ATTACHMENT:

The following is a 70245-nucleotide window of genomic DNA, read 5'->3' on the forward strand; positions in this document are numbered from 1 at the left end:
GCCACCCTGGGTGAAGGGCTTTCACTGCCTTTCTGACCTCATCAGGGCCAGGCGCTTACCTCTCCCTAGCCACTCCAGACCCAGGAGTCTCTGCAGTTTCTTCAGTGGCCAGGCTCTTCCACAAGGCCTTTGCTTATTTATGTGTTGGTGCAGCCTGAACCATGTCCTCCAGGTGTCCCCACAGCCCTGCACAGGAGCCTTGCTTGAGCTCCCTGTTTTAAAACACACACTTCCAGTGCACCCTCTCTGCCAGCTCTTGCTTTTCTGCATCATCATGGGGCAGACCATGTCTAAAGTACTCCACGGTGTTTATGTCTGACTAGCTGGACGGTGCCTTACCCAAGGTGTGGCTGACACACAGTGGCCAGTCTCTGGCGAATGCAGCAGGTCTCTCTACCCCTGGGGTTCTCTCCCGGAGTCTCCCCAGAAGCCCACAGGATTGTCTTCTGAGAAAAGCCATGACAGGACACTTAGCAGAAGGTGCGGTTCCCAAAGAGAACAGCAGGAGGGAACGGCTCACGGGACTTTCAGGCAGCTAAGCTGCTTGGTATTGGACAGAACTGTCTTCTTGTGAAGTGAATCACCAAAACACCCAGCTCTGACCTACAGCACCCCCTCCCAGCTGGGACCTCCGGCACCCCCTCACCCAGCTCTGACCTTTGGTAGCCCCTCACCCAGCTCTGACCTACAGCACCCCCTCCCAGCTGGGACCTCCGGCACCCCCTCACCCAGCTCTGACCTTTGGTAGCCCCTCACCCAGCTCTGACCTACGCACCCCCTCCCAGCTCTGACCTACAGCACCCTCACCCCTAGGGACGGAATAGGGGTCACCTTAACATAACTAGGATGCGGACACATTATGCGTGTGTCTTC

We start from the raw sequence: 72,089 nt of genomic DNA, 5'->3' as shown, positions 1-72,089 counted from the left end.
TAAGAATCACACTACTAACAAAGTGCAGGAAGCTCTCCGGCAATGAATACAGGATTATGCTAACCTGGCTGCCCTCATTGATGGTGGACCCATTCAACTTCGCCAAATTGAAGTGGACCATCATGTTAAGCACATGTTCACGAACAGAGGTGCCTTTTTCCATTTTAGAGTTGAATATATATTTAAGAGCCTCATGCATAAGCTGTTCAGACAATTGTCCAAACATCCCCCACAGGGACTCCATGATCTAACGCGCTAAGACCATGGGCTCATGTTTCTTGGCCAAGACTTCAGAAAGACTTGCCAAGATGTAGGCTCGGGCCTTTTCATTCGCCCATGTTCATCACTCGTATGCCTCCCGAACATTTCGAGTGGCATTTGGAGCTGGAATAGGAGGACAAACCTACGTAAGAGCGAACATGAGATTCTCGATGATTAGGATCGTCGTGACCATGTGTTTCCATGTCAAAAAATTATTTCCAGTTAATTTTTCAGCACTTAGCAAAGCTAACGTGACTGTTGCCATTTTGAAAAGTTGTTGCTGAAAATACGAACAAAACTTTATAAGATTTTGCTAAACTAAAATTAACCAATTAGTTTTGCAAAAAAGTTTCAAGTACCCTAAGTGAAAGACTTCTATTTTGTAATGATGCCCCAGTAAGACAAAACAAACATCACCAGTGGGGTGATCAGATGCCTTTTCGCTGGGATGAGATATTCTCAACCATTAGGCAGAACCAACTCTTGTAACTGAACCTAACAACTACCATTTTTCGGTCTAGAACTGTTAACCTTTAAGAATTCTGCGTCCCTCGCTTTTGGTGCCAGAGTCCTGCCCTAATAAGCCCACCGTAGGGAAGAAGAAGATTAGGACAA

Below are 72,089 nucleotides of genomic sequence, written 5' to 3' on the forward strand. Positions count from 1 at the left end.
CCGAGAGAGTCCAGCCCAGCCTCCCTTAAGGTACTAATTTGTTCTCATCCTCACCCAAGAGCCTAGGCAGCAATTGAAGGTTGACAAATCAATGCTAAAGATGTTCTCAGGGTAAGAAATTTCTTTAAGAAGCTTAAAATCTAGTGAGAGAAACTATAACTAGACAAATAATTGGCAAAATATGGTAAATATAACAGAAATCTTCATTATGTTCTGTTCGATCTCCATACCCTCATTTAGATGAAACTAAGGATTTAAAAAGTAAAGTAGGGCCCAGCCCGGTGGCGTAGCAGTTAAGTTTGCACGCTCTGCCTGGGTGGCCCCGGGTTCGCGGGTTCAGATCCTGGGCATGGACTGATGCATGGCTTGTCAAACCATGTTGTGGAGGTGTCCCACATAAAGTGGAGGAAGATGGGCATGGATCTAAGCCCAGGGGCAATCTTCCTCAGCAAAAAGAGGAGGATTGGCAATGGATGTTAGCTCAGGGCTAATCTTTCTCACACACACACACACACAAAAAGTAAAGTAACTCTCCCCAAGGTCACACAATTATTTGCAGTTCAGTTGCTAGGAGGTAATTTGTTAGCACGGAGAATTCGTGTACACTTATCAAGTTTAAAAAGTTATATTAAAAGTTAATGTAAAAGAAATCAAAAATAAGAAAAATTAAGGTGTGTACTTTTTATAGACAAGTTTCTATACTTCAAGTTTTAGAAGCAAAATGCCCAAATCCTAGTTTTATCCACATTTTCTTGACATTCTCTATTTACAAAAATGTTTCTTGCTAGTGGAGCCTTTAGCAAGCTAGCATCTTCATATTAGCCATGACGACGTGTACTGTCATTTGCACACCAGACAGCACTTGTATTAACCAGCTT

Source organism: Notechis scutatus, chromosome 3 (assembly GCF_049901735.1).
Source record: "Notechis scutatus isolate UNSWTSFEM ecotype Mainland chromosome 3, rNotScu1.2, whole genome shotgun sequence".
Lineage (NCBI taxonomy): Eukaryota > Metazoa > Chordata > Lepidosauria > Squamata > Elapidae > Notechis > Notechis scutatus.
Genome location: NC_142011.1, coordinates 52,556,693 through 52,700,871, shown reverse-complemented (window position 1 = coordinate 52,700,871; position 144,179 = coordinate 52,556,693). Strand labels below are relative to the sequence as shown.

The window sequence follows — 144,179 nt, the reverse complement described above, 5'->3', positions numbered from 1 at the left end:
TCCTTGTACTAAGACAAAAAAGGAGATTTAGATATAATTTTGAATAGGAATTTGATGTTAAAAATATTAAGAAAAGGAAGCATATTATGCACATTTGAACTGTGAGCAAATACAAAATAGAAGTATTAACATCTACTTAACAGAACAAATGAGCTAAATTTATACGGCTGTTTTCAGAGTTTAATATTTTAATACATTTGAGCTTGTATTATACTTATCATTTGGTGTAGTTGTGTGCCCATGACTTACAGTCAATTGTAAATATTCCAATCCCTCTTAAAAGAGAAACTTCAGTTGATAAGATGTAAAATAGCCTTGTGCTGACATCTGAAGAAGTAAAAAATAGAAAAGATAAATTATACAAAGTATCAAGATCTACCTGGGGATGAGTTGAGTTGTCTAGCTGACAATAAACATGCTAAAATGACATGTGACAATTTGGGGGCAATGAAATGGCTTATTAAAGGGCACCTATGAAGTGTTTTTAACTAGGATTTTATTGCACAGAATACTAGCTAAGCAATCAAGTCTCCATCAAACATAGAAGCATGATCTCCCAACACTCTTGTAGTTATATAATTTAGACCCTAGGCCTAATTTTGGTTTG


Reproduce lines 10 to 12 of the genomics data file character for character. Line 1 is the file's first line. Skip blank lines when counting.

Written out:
Genome location: NC_142011.1, coordinates 52,556,693 through 52,700,871, shown reverse-complemented (window position 1 = coordinate 52,700,871; position 144,179 = coordinate 52,556,693). Strand labels below are relative to the sequence as shown.

The window sequence follows — 144,179 nt, the reverse complement described above, 5'->3', positions numbered from 1 at the left end:
TCCTTGTACTAAGACAAAAAAGGAGATTTAGATATAATTTTGAATAGGAATTTGATGTTAAAAATATTAAGAAAAGGAAGCATATTATGCACATTTGAACTGTGAGCAAATACAAAATAGAAGTATTAACATCTACTTAACAGAACAAATGAGCTAAATTTATACGGCTGTTTTCAGAGTTTAATATTTTAATACATTTGAGCTTGTATTATACTTATCATTTGGTGTAGTTGTGTGCCCATGACTTACAGTCAATTGTAAATATTCCAATCCCTCTTAAAAGAGAAACTTCAGTTGATAAGATGTAAAATAGCCTTGTGCTGACATCTGAAGAAGTAAAAAATAGAAAAGATAAATTATACAAAGTATCAAGATCTACCTGGGGATGAGTTGAGTTGTCTAGCTGACAATAAACATGCTAAAATGACATGTGACAATTTGGGGGCAATGAAATGGCTTATTAAAGGGCACCTATGAAGTGTTTTTAACTAGGATTTTATTGCACAGAATACTAGCTAAGCAATCAAGTCTCCATCAAACATAGAAGCATGATCTCCCAACACTCTTGTAGTTATATAATTTAGACCCTAGGCCTAATTTTGGTTTG